By the end of the 1980s, the Supercoach had been in production with only minor changes for nearly 40 years. As Crown prepared the Supercoach to use a methanol-fueled version of the Detroit Diesel 6V92, major changes to the bodyshell were necessitated. The rear-mounted engine required new rear bodywork, which forced a complete change to front body. Although not an all-new design, the Series II, as it was named, was the first major update to the Supercoach since 1948.
After its acquisition, operation ceased in 1991. Crown's difficulty in competing with manufacturers of smaller, less durable but cheaper school buses was cited by company president Bruce Freeman in October 1990 as a primary factor in GE's decision to leave the school bus market.
The primary product line of Crown Coach, several configurations of buses were sold by the company. In 1949, Crown introduced a redesigned Supercoach; initially designed to replace its motorcoach line, the Supercoach became one of the most popular school buses of the West Coast.
- Crown Model B-3
- Crown Model D
- Highway Coaches
- Intercity Coaches
Two years after building its first school bus, Crown built the first factory-designed forward-control school bus. Redesigned in 1948 after World War II, the Crown Supercoach was the only school bus in North America built with monoque construction in place of a separate frame. Along with the Gillig Transit Coach, the Crown Supercoach is the only school bus built with a mid-engine layout; it is also among the heaviest school buses ever built. From 1948 to 1991, the Supercoach was produced in nearly the same body style, with several minor updates.
The Crown Supercoach Series II is a variant of the Supercoach built from 1989 to 1991. Originally updated to accommodate a methanol-fueled Detroit Diesel 6V92 engine, the Series II features different front and rear bodywork from its predecessor, along with a redesigned drivers' compartment.
In the mass transit segment, Crown served largely as a partner to other manufacturers in place of developing its own designs. Following World War II, Crown sold and marketed the Ford Transit Bus. From 1961 to 1962, the Coachette City Bus was built by Crown.
Following the end of the production of the GM and Flxible "New Look" buses at the end of the 1970s, in order to enter the mass-transit segment, Crown entered a partnership with Hungarian bus manufacturer Ikarus. One of the first articulated buses to come into use into the United States, the Crown-Ikarus 286 was a modified version of the Ikarus 280; Crown Coach fitted the Ikarus bodyshells with American interiors and powertrains.
During World War II, the production of Crown Coach was diverted towards military use; most bodies produced by the company were fire engine bodies for four-wheel drive truck chassis. Following the war, the company returned to bus production,.beginning design work on the 1948 Supercoach. As a side project, engineers at the company designed an all-new cabover fire engine, using the mid-engine chassis of the Supercoach bus. The first Crown Firecoach prototype was completed in 1951, after two years of design work.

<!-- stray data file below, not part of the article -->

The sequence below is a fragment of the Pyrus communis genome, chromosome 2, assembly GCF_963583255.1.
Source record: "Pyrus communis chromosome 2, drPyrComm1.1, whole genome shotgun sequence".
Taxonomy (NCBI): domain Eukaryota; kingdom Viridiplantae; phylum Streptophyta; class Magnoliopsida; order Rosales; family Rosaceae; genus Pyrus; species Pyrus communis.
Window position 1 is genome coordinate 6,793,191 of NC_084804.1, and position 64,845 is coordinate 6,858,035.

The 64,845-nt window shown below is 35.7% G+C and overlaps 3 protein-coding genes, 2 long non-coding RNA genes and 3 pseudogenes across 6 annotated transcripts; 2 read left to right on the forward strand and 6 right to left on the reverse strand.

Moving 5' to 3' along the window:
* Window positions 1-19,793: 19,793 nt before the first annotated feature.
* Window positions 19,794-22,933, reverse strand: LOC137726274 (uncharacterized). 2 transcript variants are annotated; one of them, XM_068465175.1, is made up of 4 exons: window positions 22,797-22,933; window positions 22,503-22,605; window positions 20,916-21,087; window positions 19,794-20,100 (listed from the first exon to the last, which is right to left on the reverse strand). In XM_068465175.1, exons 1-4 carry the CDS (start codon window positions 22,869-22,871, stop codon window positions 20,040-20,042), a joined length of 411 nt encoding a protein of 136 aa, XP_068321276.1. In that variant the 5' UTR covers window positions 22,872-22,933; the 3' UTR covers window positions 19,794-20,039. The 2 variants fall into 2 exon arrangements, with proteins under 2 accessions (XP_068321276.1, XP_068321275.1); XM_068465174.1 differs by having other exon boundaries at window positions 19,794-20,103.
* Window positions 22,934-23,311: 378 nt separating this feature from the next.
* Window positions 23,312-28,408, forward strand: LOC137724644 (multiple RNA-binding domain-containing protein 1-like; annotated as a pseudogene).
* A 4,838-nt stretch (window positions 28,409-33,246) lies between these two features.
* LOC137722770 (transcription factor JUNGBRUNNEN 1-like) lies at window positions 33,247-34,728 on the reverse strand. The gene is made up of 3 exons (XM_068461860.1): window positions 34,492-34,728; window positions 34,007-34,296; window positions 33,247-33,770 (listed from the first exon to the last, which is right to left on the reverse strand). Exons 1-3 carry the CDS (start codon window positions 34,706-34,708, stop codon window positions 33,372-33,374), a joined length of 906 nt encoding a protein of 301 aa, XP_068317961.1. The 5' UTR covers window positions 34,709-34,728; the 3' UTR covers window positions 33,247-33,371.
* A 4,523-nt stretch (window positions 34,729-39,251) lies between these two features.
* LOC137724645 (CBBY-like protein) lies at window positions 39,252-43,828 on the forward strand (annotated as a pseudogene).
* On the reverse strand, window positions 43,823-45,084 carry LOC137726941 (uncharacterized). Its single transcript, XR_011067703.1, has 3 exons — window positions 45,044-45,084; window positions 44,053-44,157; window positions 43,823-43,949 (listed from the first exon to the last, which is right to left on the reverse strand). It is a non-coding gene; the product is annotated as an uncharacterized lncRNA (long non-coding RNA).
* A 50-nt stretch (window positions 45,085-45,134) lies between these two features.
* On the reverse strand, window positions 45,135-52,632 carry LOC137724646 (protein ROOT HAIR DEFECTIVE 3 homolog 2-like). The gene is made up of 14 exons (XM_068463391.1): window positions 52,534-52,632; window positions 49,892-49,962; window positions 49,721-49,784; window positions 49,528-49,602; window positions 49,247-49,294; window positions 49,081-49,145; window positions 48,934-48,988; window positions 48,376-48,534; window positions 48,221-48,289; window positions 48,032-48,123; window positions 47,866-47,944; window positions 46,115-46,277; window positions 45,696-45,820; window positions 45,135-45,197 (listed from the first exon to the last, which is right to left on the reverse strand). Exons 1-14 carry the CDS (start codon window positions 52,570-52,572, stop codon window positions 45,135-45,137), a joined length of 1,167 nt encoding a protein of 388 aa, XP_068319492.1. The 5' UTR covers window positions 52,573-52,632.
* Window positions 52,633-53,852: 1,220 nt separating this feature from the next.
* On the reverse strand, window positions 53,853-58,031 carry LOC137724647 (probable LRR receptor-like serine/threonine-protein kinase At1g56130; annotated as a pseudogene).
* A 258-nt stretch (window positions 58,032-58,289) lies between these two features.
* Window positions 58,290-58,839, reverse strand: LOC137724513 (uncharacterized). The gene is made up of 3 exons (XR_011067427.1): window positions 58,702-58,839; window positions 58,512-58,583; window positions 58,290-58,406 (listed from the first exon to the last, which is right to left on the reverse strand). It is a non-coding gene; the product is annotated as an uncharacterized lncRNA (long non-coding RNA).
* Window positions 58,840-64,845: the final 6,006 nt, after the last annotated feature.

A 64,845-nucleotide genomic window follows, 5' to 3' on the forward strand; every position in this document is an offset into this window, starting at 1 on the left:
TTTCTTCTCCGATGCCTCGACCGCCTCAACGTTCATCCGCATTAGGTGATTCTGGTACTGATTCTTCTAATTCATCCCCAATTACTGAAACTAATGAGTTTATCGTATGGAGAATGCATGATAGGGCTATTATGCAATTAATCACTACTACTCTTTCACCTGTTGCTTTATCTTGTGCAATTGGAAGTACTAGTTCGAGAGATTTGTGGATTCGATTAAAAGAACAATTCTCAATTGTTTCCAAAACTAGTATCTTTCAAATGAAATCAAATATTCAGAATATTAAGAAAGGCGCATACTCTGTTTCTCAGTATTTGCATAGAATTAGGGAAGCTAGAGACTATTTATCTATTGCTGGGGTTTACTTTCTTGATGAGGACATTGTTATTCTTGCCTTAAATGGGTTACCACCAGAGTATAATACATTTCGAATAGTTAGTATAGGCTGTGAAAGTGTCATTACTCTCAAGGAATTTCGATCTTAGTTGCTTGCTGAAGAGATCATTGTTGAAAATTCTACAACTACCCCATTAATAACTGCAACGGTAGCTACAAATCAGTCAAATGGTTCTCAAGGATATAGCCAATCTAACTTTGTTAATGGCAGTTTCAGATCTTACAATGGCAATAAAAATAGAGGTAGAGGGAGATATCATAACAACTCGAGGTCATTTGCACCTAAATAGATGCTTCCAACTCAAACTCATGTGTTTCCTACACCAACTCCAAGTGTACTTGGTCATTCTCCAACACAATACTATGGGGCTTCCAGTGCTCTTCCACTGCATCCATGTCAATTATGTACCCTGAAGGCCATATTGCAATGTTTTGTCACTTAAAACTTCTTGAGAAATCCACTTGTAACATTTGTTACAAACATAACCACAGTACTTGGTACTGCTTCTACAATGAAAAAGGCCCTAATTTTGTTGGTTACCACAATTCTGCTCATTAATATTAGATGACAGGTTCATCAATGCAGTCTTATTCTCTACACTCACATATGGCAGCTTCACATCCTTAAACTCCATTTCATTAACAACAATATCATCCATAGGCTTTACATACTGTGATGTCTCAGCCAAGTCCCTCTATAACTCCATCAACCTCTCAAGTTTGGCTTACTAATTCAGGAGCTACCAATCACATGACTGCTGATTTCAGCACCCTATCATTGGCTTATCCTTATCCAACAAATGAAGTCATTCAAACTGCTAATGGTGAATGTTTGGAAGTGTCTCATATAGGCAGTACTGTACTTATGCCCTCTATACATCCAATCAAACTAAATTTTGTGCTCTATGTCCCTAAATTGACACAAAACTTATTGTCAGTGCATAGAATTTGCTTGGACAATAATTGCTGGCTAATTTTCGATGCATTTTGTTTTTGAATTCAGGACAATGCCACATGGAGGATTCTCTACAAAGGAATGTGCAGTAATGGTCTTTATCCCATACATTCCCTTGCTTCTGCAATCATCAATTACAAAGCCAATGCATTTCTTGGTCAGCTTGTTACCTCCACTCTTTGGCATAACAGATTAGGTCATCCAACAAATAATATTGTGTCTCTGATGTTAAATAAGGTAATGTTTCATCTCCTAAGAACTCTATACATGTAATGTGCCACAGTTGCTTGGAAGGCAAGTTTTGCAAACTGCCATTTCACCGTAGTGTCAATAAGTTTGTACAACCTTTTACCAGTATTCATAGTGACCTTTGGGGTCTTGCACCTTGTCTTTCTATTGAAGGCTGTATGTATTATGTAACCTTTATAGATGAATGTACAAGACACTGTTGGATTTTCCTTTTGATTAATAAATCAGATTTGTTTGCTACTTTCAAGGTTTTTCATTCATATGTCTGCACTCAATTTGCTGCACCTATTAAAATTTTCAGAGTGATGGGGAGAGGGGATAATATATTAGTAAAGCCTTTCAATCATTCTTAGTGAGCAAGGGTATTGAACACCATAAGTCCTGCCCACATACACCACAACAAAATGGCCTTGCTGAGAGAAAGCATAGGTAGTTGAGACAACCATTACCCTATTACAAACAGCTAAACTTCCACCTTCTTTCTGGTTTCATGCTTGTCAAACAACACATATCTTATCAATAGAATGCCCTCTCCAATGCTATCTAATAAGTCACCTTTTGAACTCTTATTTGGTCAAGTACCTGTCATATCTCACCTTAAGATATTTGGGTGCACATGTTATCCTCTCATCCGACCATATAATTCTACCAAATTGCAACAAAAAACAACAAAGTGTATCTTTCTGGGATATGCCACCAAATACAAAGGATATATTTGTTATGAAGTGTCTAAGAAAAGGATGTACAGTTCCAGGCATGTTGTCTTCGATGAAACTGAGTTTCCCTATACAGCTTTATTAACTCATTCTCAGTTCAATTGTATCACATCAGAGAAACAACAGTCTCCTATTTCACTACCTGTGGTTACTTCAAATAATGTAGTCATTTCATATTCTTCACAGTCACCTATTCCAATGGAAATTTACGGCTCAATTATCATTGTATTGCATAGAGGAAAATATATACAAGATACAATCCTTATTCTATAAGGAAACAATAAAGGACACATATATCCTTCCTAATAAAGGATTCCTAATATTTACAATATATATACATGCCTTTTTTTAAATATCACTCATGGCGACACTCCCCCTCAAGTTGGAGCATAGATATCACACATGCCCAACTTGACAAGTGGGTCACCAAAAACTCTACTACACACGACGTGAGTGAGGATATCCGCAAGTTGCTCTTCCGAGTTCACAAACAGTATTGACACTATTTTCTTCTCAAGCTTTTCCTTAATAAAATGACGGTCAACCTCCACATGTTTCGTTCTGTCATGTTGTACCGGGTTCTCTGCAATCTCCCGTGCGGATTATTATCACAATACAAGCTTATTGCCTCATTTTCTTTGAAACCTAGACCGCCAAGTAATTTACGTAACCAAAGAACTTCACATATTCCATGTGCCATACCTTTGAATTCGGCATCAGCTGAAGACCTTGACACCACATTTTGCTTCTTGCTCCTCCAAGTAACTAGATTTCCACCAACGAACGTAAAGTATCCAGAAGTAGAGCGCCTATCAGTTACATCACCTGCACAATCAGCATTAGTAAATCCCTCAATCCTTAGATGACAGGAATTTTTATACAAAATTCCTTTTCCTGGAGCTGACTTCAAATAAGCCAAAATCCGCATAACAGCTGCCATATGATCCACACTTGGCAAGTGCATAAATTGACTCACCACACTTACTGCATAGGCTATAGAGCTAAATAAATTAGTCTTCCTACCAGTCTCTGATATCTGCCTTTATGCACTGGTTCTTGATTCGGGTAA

While sold primarily across the West Coast, the Crown Firecoach would be purchased by fire departments across the United States. Alongside the initial pumper design, Crown produced the Firecoach in several configurations, including water tenders, tiller and ladder trucks, and quints (TeleSquirts).
The Firecoach was produced with only gradual changes over its production run; after 1965, a roof was made standard for all Firecoaches. By the end of the 1970s, the design was aging in comparison to other firefighting vehicles, so Crown discontinued production of the Firecoach in 1982 to concentrate on buses. After a brief production revival in 1984-1985, the Firecoach line was permanently discontinued; approximately 1800 were produced in total.
- Security Jail Coaches 1950s — 35-foot and 40-foot chassis; 42-64 passengers
- Mobile Command unit/Crown Coach HPO Bookmobile for Apple Valley
- Truck cabs and bodies 1910s
- Federal truck chassis
Crown made aircraft from 1925 to 1933.
- Crown Coach Historical Society - founded by Sandi Brockway
-  Bruce Vanderhorst Crown Fire Engine Website
-  Paul Krot's Crown Firecoach Photo Archive
-  Chris Arnolds Crown Firecoach Website
- Mark Theobald (2004). "Crown Coach". Coachbuilt.com. Retrieved 2010-04-29
- Hass, Ed. "The Dentist Who Built Buses and Fire Engines by Ed Hass". Retrieved 27 October 2014.
- J. H. Velentine. "Crown Coach: California's Speciality Builder". Tripod. Retrieved 2010-04-27.
- Sandi Brockway (September 8, 2010) "School Bus Maker Crown Coach to Close Next March," George White. October 12, 1990. Crown Coach Historical Society. Retrieved 2014-03-20
- "techtimeline". www.crownisking.org. Retrieved 2016-06-25.
- Los Angeles County Fire Museum Collection - 1965 Crown Firecoach
-  Visit the County Of Los Angeles Fire Museum Archived January 30, 2013, at the Wayback Machine.
- "Engine 51 Restoration". LA County Fire Museum, Inc. Retrieved 25 May 2013.
- County Of Los Angeles Fire Museum's Engine 51 Ward LaFrance